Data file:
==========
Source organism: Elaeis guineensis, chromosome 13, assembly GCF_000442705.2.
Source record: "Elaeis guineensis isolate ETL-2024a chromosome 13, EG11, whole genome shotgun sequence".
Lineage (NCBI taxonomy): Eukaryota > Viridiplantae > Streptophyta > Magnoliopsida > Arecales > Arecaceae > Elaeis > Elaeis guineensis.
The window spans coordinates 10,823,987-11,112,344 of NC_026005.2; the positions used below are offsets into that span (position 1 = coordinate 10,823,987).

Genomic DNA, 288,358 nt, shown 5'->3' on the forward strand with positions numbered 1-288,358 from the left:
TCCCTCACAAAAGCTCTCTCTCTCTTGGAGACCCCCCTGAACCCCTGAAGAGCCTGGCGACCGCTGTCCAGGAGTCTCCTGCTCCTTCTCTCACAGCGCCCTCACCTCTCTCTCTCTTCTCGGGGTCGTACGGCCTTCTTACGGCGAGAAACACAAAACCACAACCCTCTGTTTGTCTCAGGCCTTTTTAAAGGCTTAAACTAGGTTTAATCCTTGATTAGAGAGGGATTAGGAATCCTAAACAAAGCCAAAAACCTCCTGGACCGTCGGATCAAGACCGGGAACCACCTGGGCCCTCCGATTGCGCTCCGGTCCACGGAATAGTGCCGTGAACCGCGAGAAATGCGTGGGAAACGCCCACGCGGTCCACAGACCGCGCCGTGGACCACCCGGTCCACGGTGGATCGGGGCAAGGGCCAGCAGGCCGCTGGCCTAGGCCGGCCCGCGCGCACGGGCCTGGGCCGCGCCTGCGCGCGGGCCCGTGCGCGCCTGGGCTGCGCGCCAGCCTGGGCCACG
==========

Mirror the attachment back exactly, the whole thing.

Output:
Source organism: Elaeis guineensis, chromosome 13, assembly GCF_000442705.2.
Source record: "Elaeis guineensis isolate ETL-2024a chromosome 13, EG11, whole genome shotgun sequence".
Lineage (NCBI taxonomy): Eukaryota > Viridiplantae > Streptophyta > Magnoliopsida > Arecales > Arecaceae > Elaeis > Elaeis guineensis.
The window spans coordinates 10,823,987-11,112,344 of NC_026005.2; the positions used below are offsets into that span (position 1 = coordinate 10,823,987).

Genomic DNA, 288,358 nt, shown 5'->3' on the forward strand with positions numbered 1-288,358 from the left:
TCCCTCACAAAAGCTCTCTCTCTCTTGGAGACCCCCCTGAACCCCTGAAGAGCCTGGCGACCGCTGTCCAGGAGTCTCCTGCTCCTTCTCTCACAGCGCCCTCACCTCTCTCTCTCTTCTCGGGGTCGTACGGCCTTCTTACGGCGAGAAACACAAAACCACAACCCTCTGTTTGTCTCAGGCCTTTTTAAAGGCTTAAACTAGGTTTAATCCTTGATTAGAGAGGGATTAGGAATCCTAAACAAAGCCAAAAACCTCCTGGACCGTCGGATCAAGACCGGGAACCACCTGGGCCCTCCGATTGCGCTCCGGTCCACGGAATAGTGCCGTGAACCGCGAGAAATGCGTGGGAAACGCCCACGCGGTCCACAGACCGCGCCGTGGACCACCCGGTCCACGGTGGATCGGGGCAAGGGCCAGCAGGCCGCTGGCCTAGGCCGGCCCGCGCGCACGGGCCTGGGCCGCGCCTGCGCGCGGGCCCGTGCGCGCCTGGGCTGCGCGCCAGCCTGGGCCACG